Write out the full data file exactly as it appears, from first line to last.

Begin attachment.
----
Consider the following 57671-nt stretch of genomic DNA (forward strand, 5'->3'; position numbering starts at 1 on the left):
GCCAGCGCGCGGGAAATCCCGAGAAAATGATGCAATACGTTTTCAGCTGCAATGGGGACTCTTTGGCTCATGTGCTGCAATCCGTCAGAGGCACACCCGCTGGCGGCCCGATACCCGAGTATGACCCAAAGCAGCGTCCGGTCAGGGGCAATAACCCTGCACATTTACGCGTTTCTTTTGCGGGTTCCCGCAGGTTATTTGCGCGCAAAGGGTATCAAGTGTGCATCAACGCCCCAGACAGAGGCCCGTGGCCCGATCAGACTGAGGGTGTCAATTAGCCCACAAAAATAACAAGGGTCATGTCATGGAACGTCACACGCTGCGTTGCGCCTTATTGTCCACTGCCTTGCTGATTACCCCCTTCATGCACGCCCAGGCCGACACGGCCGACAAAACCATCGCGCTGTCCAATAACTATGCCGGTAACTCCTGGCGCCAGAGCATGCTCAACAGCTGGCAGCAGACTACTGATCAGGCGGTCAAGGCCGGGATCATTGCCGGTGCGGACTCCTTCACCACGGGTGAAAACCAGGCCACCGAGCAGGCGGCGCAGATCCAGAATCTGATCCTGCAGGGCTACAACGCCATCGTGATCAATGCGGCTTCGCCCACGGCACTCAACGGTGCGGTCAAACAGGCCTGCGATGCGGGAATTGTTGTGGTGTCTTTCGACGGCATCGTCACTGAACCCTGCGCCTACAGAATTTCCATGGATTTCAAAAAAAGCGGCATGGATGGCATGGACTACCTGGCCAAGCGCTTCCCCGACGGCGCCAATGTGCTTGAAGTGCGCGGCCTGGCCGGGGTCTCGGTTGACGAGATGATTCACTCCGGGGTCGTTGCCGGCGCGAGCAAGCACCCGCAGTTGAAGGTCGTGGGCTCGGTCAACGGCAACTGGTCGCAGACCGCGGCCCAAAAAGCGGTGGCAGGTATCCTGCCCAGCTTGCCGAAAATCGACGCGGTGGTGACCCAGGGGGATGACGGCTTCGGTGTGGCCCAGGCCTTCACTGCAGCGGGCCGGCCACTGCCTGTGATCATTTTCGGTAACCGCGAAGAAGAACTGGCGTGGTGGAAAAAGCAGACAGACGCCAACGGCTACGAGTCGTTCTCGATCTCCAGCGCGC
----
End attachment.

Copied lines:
Consider the following 57671-nt stretch of genomic DNA (forward strand, 5'->3'; position numbering starts at 1 on the left):
GCCAGCGCGCGGGAAATCCCGAGAAAATGATGCAATACGTTTTCAGCTGCAATGGGGACTCTTTGGCTCATGTGCTGCAATCCGTCAGAGGCACACCCGCTGGCGGCCCGATACCCGAGTATGACCCAAAGCAGCGTCCGGTCAGGGGCAATAACCCTGCACATTTACGCGTTTCTTTTGCGGGTTCCCGCAGGTTATTTGCGCGCAAAGGGTATCAAGTGTGCATCAACGCCCCAGACAGAGGCCCGTGGCCCGATCAGACTGAGGGTGTCAATTAGCCCACAAAAATAACAAGGGTCATGTCATGGAACGTCACACGCTGCGTTGCGCCTTATTGTCCACTGCCTTGCTGATTACCCCCTTCATGCACGCCCAGGCCGACACGGCCGACAAAACCATCGCGCTGTCCAATAACTATGCCGGTAACTCCTGGCGCCAGAGCATGCTCAACAGCTGGCAGCAGACTACTGATCAGGCGGTCAAGGCCGGGATCATTGCCGGTGCGGACTCCTTCACCACGGGTGAAAACCAGGCCACCGAGCAGGCGGCGCAGATCCAGAATCTGATCCTGCAGGGCTACAACGCCATCGTGATCAATGCGGCTTCGCCCACGGCACTCAACGGTGCGGTCAAACAGGCCTGCGATGCGGGAATTGTTGTGGTGTCTTTCGACGGCATCGTCACTGAACCCTGCGCCTACAGAATTTCCATGGATTTCAAAAAAAGCGGCATGGATGGCATGGACTACCTGGCCAAGCGCTTCCCCGACGGCGCCAATGTGCTTGAAGTGCGCGGCCTGGCCGGGGTCTCGGTTGACGAGATGATTCACTCCGGGGTCGTTGCCGGCGCGAGCAAGCACCCGCAGTTGAAGGTCGTGGGCTCGGTCAACGGCAACTGGTCGCAGACCGCGGCCCAAAAAGCGGTGGCAGGTATCCTGCCCAGCTTGCCGAAAATCGACGCGGTGGTGACCCAGGGGGATGACGGCTTCGGTGTGGCCCAGGCCTTCACTGCAGCGGGCCGGCCACTGCCTGTGATCATTTTCGGTAACCGCGAAGAAGAACTGGCGTGGTGGAAAAAGCAGACAGACGCCAACGGCTACGAGTCGTTCTCGATCTCCAGCGCGC